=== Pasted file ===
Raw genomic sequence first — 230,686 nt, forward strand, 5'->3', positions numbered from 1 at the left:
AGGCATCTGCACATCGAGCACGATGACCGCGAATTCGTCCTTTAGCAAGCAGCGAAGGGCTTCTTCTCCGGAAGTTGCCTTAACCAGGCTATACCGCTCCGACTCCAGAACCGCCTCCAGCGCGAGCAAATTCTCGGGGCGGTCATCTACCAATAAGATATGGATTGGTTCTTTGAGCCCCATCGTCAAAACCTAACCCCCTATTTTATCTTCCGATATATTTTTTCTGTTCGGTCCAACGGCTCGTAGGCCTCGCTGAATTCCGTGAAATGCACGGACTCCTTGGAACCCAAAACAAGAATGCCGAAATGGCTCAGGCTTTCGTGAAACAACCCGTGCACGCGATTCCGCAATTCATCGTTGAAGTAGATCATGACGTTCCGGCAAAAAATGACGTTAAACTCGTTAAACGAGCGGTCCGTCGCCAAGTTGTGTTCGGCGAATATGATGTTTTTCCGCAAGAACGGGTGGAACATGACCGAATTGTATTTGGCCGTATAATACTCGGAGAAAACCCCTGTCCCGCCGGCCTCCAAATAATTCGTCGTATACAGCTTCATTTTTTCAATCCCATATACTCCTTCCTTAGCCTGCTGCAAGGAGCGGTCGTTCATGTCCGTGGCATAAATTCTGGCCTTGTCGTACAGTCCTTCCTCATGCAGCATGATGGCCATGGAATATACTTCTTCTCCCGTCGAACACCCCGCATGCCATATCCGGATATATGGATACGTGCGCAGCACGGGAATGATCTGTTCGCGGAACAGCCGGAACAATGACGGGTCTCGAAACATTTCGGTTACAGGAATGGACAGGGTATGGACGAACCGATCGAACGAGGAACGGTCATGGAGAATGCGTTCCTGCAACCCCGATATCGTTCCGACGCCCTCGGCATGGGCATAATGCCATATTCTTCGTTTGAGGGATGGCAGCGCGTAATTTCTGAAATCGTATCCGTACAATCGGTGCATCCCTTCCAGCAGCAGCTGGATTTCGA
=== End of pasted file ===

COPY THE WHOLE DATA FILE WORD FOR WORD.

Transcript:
Raw genomic sequence first — 230,686 nt, forward strand, 5'->3', positions numbered from 1 at the left:
AGGCATCTGCACATCGAGCACGATGACCGCGAATTCGTCCTTTAGCAAGCAGCGAAGGGCTTCTTCTCCGGAAGTTGCCTTAACCAGGCTATACCGCTCCGACTCCAGAACCGCCTCCAGCGCGAGCAAATTCTCGGGGCGGTCATCTACCAATAAGATATGGATTGGTTCTTTGAGCCCCATCGTCAAAACCTAACCCCCTATTTTATCTTCCGATATATTTTTTCTGTTCGGTCCAACGGCTCGTAGGCCTCGCTGAATTCCGTGAAATGCACGGACTCCTTGGAACCCAAAACAAGAATGCCGAAATGGCTCAGGCTTTCGTGAAACAACCCGTGCACGCGATTCCGCAATTCATCGTTGAAGTAGATCATGACGTTCCGGCAAAAAATGACGTTAAACTCGTTAAACGAGCGGTCCGTCGCCAAGTTGTGTTCGGCGAATATGATGTTTTTCCGCAAGAACGGGTGGAACATGACCGAATTGTATTTGGCCGTATAATACTCGGAGAAAACCCCTGTCCCGCCGGCCTCCAAATAATTCGTCGTATACAGCTTCATTTTTTCAATCCCATATACTCCTTCCTTAGCCTGCTGCAAGGAGCGGTCGTTCATGTCCGTGGCATAAATTCTGGCCTTGTCGTACAGTCCTTCCTCATGCAGCATGATGGCCATGGAATATACTTCTTCTCCCGTCGAACACCCCGCATGCCATATCCGGATATATGGATACGTGCGCAGCACGGGAATGATCTGTTCGCGGAACAGCCGGAACAATGACGGGTCTCGAAACATTTCGGTTACAGGAATGGACAGGGTATGGACGAACCGATCGAACGAGGAACGGTCATGGAGAATGCGTTCCTGCAACCCCGATATCGTTCCGACGCCCTCGGCATGGGCATAATGCCATATTCTTCGTTTGAGGGATGGCAGCGCGTAATTTCTGAAATCGTATCCGTACAATCGGTGCATCCCTTCCAGCAGCAGCTGGATTTCGA